I am happy to report, after months and months of recovery work, Blue Eyes now spontaneously shows empathy towards me. As he has broken through, carving away at his own demons, he has made a space for me, and for really understanding the magnitude of what he has done. Making room for my feelings is part of his healing process, but the real breakthrough is, as I heal, he is able to release some of that fear and shame that revolves around what he has done. His truest empathetic moments happen out of the blue. The real bursts of empathy do not come from my prompting or even my pain, but as I heal and as I accept my new reality and release my fears, he is grateful for me, for who I am. He thinks about me and everything I have endured and wonders why I am still by his side, he acknowledges how grateful he is that I am by his side, and he breaks down. Blue Eyes doesn’t think the way I do. The things that bother me, don’t even enter his conscious mind. He will never feel my pain, and I will never feel his, but we have compassion for each other. Day by day, we are enjoying this journey more, we are enjoying life more.

As I continue painting as a form of healing myself and releasing the trauma for good, I am now working with color, mixing it, blending it, watching it flow on the canvas, playing with brights and impressionist strokes of vibrant hues here and there. The above painting is my fantastical impression of the view out my bedroom window.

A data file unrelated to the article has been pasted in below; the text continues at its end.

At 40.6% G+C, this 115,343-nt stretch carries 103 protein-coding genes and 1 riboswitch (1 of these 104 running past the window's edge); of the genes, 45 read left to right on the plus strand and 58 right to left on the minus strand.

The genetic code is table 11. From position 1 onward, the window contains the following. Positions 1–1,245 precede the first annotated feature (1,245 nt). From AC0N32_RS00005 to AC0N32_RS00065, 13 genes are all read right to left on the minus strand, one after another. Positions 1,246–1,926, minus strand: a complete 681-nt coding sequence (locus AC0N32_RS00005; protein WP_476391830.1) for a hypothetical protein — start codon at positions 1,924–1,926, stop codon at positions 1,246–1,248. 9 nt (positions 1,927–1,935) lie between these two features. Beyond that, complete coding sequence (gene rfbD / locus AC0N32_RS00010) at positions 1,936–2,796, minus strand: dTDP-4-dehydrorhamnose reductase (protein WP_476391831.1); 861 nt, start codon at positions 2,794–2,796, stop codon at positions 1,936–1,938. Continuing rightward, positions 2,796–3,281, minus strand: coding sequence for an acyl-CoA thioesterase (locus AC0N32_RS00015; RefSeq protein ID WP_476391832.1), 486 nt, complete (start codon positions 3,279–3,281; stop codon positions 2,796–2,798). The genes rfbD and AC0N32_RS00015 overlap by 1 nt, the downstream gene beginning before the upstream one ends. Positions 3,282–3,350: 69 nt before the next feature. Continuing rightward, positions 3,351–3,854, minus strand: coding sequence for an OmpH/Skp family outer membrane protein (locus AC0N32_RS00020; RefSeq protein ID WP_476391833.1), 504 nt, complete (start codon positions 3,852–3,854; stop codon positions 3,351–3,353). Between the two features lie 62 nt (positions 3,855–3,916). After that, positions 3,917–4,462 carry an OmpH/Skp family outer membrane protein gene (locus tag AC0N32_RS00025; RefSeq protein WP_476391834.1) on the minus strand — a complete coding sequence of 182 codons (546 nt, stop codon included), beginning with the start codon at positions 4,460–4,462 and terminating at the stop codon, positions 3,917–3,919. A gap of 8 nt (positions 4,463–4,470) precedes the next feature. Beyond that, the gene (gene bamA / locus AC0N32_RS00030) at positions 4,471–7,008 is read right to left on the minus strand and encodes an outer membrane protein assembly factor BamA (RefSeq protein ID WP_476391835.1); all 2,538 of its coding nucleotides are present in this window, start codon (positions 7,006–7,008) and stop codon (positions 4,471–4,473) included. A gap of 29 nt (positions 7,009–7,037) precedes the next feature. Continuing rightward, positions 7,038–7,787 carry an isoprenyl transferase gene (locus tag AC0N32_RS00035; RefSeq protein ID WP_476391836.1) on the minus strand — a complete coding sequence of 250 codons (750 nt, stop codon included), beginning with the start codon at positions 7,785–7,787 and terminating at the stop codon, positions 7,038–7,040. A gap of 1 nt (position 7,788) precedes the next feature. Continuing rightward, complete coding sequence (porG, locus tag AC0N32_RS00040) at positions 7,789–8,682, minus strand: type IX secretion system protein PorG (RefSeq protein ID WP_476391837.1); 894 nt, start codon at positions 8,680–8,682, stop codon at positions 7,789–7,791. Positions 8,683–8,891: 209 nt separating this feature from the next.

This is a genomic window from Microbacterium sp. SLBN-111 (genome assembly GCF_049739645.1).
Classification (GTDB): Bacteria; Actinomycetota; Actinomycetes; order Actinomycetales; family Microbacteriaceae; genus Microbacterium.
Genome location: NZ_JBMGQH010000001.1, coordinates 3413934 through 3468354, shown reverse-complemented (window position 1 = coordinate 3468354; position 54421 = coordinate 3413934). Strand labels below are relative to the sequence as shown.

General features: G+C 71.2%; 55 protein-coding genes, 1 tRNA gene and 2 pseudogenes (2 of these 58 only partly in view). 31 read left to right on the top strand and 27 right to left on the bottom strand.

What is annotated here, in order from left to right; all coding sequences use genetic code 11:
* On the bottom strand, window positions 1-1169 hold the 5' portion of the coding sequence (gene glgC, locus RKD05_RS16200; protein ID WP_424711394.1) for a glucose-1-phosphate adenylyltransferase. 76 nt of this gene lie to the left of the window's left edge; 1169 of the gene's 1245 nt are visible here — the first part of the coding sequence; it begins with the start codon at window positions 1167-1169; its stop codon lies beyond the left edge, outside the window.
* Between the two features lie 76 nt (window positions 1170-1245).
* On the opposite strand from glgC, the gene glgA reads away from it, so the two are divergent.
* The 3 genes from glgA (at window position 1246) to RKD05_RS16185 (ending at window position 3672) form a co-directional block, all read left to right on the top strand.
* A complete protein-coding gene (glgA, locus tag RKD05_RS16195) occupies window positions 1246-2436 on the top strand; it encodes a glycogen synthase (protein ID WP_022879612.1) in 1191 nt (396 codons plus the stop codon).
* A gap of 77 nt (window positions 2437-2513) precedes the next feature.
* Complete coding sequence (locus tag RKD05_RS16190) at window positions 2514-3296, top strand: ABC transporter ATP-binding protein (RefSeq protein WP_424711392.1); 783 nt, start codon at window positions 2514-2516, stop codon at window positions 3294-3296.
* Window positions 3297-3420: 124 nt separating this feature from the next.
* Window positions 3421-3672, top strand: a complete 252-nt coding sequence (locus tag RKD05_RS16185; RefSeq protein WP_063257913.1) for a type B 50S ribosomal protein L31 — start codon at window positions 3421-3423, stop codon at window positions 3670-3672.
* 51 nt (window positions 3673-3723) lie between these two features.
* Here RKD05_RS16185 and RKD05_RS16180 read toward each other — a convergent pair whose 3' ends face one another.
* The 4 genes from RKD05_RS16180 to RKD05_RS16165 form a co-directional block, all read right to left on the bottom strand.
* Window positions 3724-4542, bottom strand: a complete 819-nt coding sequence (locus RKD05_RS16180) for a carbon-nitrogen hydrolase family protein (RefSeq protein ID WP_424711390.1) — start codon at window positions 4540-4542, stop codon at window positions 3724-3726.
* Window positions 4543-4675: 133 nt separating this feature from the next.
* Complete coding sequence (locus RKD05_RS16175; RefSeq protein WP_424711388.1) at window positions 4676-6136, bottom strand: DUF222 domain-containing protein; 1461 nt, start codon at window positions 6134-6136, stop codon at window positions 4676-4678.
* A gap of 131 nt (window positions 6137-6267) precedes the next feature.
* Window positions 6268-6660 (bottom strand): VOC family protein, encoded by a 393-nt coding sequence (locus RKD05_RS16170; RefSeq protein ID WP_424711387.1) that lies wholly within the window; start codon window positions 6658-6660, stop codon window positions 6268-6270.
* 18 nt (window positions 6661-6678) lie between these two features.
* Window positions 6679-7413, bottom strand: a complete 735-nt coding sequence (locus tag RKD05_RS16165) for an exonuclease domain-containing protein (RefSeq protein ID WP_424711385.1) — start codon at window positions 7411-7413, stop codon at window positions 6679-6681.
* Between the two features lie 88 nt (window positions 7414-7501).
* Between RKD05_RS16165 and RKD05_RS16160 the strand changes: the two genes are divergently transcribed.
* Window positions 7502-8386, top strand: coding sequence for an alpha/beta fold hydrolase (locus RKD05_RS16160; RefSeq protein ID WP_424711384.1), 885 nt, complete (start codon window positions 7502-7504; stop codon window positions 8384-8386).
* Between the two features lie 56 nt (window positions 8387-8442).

Progress, not perfection, that’s what it’s all about.

Peace. ❤

16 thoughts on “Revisiting empathy

  1. Beautiful painting!! I been ruminating on this post, because I wonder if BE had, during the course of all the years of acting out had imagined the fall out of you ever found out. And I wonder if whilst wondering, there was ever a scenario for him where you stayed. So I further wondered (😁) if when you actually did find out in his head you were already gone, and so therefore he disconnected, because in his version of events you wouldn’t stay and do the hard yards…..that’s what I wondered!

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    • You are too cute. I love all your wondering ways, I am a wonderer too. On this particular topic, however, I don’t wonder much anymore. I have been over and over and over this with BE. I have read so much about sex addiction and learned a lot over the past 20 months. One of the reasons it gets to me when people denounce sex addiction. For us it is brutally real. My opinion is, BE addiction grew and grew and as it grew, he started doing more things that were clearly wrong and violated the spirit of our marriage, but as he dipped his toe in, and then eventually was full on swimming in his secret, addicted sex life, his rationalizations grew. His compartmentalization grew. His fantasy world had a life of its own and in that world, there was literally no space given to consequences. He did not think about, “what if Kat finds out,” because the longer he went without me finding out, the bolder he became. He had convinced himself that I would never find out, when addiction was controlling his brain. This is very common behavior amongst addicts. That and the fact that they think they can stop, by themselves. Every single time he went back to his drug, he swore he would never do it again. He could never allow himself to do that again because it was bad, he was bad, and if I found out, his world would come crashing down. But then, the addiction in his brain took over once again, as did the rationalization.